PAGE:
It was with dismay that we watched your latest Public Service Announcement on the Covid-19 vaccine. Conflating a serious and valid global health message with an equally serious and valid conservation challenge, using antiquated stereotypes to perpetuate a negative perception of sharks, is counterproductive to both messages.
The WHO espouses evidence-based decision-making and reporting. We therefore believe that you know the consequences of inaccurate messaging. We also believe that the WHO will know from experience that the few minutes in which an inaccurate message can be peddled takes decades of work and funding to remediate. This is no different in the conservation sector. It is therefore disheartening to see the WHO undermine credible marine science to achieve its message.
A new paper published today by Seas At Risk warns about the disastrous environmental consequences of a new mining boom while showing how it can be prevented. Opening more mines on land and pushing mining into fragile ecosystems like the deep sea to fuel economic growth is not a realistic way forward. Concrete alternatives to this model already exist and can make mining unnecessary.
On Thursday May 27th, Global Fishing Watch will launch the Global Fishing Watch Marine Manager, an innovative technology portal to help strengthen management of marine protected areas and other area-based conservation measures. Founded by philanthropist and ocean advocate, Dona Bertarelli, the technology aims to revolutionize our ability to dynamically monitor and conserve marine ecosystems.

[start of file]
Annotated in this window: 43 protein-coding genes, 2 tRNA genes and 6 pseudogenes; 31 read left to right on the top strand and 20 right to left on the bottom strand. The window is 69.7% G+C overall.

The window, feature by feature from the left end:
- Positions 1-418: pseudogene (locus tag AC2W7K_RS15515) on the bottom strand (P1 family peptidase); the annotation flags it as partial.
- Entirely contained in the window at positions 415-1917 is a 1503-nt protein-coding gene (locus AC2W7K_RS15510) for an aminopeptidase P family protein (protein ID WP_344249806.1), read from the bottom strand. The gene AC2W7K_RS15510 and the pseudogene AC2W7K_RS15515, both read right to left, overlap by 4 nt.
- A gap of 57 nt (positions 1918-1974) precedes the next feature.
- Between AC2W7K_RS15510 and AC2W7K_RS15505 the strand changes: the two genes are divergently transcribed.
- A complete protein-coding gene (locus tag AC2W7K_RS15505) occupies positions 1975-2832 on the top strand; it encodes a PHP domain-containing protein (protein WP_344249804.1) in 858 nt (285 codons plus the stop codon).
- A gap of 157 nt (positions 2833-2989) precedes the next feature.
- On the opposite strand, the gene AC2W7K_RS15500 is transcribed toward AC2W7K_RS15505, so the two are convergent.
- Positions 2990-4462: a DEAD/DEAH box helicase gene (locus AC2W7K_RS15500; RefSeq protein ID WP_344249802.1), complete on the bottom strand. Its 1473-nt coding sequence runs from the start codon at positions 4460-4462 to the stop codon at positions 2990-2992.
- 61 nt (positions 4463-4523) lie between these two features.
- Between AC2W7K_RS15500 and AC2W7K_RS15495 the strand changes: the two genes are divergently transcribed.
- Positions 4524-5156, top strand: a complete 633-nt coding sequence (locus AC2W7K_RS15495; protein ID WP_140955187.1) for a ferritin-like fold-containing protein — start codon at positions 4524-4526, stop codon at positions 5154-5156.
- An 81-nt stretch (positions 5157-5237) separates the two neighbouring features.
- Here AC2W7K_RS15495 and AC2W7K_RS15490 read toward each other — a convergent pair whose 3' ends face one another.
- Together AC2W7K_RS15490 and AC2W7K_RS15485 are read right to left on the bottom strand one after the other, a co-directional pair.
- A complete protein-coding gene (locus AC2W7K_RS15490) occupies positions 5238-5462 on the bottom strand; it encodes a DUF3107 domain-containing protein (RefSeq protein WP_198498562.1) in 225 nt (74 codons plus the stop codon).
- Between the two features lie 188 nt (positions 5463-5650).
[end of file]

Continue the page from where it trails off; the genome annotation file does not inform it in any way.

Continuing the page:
The marine manager portal allows management authorities and researchers to monitor vessels involved in commercial fishing and other activities, such as tourism, oil drilling and shipping. Vessel information can be overlaid with environmental datasets such as salinity and sea surface temperatures to understand climate change impacts over time. The first-of-its-kind technology puts scientific information at the fingertips of managers and researchers with the tools necessary to rapidly combine and analyze big data, and monitor vast ocean areas.
Global Fishing Watch wishes to acknowledge the founding vision and partnership from Dona Bertarelli, along with funding support from Fisheries and Oceans Canada, The Pew Charitable Trusts, the National Philanthropic Trust and Bloomberg Philanthropies’ Vibrant Oceans Initiative.
We would like to share with you the communications and social media toolkit which offers materials to enable you to support the launch across your channels. The shared google document includes top line messages and social media posts and assets, such as tiles and videos.
The report exposes the role played by the EU, its Member States, the UK and Norway in this final mining frontier and provides a comprehensive analysis of their existing policies on deep-sea mining. It makes the case for the EU and Member States to prohibit deep-sea mining in European waters and to push for a global moratorium, as well as to set strong binding targets for material footprint reduction, including a drastic reduction in primary metals use.